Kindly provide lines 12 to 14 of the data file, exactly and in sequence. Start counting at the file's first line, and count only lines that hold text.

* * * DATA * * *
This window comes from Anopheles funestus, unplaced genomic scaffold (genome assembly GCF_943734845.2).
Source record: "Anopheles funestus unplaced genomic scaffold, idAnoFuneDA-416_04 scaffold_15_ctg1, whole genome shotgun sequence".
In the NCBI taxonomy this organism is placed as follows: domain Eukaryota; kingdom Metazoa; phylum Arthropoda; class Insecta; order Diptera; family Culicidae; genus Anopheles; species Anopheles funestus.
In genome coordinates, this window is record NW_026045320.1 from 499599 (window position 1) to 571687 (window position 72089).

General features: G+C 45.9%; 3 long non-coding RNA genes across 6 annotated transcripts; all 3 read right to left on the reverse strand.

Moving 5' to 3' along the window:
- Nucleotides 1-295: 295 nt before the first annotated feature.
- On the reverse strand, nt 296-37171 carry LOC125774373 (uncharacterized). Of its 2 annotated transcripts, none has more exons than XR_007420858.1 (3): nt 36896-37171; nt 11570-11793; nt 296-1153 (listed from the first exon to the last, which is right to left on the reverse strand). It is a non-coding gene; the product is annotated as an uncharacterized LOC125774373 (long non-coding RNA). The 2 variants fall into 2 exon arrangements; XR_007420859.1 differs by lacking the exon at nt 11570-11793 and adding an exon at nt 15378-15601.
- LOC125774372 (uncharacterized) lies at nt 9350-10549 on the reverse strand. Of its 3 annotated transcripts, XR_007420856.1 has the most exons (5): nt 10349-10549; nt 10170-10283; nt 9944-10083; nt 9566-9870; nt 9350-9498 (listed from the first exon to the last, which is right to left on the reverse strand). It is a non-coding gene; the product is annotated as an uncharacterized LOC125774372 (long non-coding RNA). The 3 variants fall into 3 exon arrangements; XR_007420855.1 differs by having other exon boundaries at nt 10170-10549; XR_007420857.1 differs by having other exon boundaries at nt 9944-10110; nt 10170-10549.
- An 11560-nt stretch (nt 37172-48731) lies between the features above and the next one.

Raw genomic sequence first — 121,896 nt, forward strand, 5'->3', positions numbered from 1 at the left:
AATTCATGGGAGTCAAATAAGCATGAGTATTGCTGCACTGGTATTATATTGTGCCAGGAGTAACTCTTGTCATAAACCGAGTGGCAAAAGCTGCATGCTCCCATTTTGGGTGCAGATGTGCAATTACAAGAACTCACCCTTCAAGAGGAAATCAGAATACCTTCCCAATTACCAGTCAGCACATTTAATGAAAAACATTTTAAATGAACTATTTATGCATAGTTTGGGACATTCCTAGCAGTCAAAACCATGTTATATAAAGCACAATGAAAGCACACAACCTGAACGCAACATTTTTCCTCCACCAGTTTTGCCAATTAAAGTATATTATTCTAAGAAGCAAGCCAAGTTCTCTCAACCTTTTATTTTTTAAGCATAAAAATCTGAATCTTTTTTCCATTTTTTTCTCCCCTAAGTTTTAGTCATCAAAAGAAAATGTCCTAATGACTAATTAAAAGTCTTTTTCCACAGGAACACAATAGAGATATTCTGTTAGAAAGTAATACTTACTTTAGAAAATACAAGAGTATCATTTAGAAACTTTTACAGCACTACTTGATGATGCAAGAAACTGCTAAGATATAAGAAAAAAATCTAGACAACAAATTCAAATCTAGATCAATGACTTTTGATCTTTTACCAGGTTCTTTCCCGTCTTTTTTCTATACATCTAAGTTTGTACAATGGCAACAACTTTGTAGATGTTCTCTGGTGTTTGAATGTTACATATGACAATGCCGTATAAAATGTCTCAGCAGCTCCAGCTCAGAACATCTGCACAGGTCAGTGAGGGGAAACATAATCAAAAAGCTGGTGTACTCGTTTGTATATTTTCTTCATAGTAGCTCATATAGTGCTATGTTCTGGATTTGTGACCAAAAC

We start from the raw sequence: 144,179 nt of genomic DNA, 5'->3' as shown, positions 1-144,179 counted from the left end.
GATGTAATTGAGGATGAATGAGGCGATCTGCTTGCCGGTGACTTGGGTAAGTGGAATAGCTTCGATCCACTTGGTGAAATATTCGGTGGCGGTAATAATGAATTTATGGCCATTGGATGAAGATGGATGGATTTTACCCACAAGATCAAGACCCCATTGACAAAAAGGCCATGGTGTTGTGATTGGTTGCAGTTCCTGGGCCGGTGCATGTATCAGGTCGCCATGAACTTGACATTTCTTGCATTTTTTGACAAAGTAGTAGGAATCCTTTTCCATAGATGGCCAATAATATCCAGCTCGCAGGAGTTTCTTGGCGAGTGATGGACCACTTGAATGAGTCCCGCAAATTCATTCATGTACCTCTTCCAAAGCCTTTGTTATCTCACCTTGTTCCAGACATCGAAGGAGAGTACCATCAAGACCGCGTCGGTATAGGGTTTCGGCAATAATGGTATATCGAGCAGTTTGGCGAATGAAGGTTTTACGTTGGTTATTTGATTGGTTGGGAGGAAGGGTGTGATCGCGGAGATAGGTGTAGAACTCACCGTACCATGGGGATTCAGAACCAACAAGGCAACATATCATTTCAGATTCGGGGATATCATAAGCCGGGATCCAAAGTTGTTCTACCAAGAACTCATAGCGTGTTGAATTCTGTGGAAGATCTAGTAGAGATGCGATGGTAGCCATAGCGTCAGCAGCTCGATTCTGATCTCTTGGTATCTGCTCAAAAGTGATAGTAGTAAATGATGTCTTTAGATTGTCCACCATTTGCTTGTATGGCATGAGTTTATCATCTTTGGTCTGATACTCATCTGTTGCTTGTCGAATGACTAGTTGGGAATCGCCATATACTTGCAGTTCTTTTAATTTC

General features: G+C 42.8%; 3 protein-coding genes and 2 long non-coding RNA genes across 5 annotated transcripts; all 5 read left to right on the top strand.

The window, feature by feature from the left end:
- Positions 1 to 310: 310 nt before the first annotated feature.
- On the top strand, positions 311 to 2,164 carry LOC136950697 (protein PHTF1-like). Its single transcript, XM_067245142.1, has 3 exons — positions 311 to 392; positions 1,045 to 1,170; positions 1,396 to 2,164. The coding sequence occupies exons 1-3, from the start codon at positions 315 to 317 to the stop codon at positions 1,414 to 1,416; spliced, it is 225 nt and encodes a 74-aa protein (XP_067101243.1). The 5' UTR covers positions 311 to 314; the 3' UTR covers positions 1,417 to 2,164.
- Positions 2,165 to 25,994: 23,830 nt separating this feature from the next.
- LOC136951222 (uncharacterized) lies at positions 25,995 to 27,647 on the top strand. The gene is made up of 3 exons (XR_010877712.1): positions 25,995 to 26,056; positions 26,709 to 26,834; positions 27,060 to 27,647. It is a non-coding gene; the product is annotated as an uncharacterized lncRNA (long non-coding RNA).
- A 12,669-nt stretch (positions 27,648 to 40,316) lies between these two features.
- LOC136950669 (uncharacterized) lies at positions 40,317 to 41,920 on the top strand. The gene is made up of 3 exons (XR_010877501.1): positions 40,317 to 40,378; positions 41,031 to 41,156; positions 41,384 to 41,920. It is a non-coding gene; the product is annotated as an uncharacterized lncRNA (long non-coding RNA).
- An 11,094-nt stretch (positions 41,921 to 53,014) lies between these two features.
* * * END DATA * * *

AATTCATGGGAGTCAAATAAGCATGAGTATTGCTGCACTGGTATTATATTGTGCCAGGAGTAACTCTTGTCATAAACCGAGTGGCAAAAGCTGCATGCTCCCATTTTGGGTGCAGATGTGCAATTACAAGAACTCACCCTTCAAGAGGAAATCAGAATACCTTCCCAATTACCAGTCAGCACATTTAATGAAAAACATTTTAAATGAACTATTTATGCATAGTTTGGGACATTCCTAGCAGTCAAAACCATGTTATATAAAGCACAATGAAAGCACACAACCTGAACGCAACATTTTTCCTCCACCAGTTTTGCCAATTAAAGTATATTATTCTAAGAAGCAAGCCAAGTTCTCTCAACCTTTTATTTTTTAAGCATAAAAATCTGAATCTTTTTTCCATTTTTTTCTCCCCTAAGTTTTAGTCATCAAAAGAAAATGTCCTAATGACTAATTAAAAGTCTTTTTCCACAGGAACACAATAGAGATATTCTGTTAGAAAGTAATACTTACTTTAGAAAATACAAGAGTATCATTTAGAAACTTTTACAGCACTACTTGATGATGCAAGAAACTGCTAAGATATAAGAAAAAAATCTAGACAACAAATTCAAATCTAGATCAATGACTTTTGATCTTTTACCAGGTTCTTTCCCGTCTTTTTTCTATACATCTAAGTTTGTACAATGGCAACAACTTTGTAGATGTTCTCTGGTGTTTGAATGTTACATATGACAATGCCGTATAAAATGTCTCAGCAGCTCCAGCTCAGAACATCTGCACAGGTCAGTGAGGGGAAACATAATCAAAAAGCTGGTGTACTCGTTTGTATATTTTCTTCATAGTAGCTCATATAGTGCTATGTTCTGGATTTGTGACCAAAAC

We start from the raw sequence: 144,179 nt of genomic DNA, 5'->3' as shown, positions 1-144,179 counted from the left end.
GATGTAATTGAGGATGAATGAGGCGATCTGCTTGCCGGTGACTTGGGTAAGTGGAATAGCTTCGATCCACTTGGTGAAATATTCGGTGGCGGTAATAATGAATTTATGGCCATTGGATGAAGATGGATGGATTTTACCCACAAGATCAAGACCCCATTGACAAAAAGGCCATGGTGTTGTGATTGGTTGCAGTTCCTGGGCCGGTGCATGTATCAGGTCGCCATGAACTTGACATTTCTTGCATTTTTTGACAAAGTAGTAGGAATCCTTTTCCATAGATGGCCAATAATATCCAGCTCGCAGGAGTTTCTTGGCGAGTGATGGACCACTTGAATGAGTCCCGCAAATTCATTCATGTACCTCTTCCAAAGCCTTTGTTATCTCACCTTGTTCCAGACATCGAAGGAGAGTACCATCAAGACCGCGTCGGTATAGGGTTTCGGCAATAATGGTATATCGAGCAGTTTGGCGAATGAAGGTTTTACGTTGGTTATTTGATTGGTTGGGAGGAAGGGTGTGATCGCGGAGATAGGTGTAGAACTCACCGTACCATGGGGATTCAGAACCAACAAGGCAACATATCATTTCAGATTCGGGGATATCATAAGCCGGGATCCAAAGTTGTTCTACCAAGAACTCATAGCGTGTTGAATTCTGTGGAAGATCTAGTAGAGATGCGATGGTAGCCATAGCGTCAGCAGCTCGATTCTGATCTCTTGGTATCTGCTCAAAAGTGATAGTAGTAAATGATGTCTTTAGATTGTCCACCATTTGCTTGTATGGCATGAGTTTATCATCTTTGGTCTGATACTCATCTGTTGCTTGTCGAATGACTAGTTGGGAATCGCCATATACTTGCAGTTCTTTTAATTTC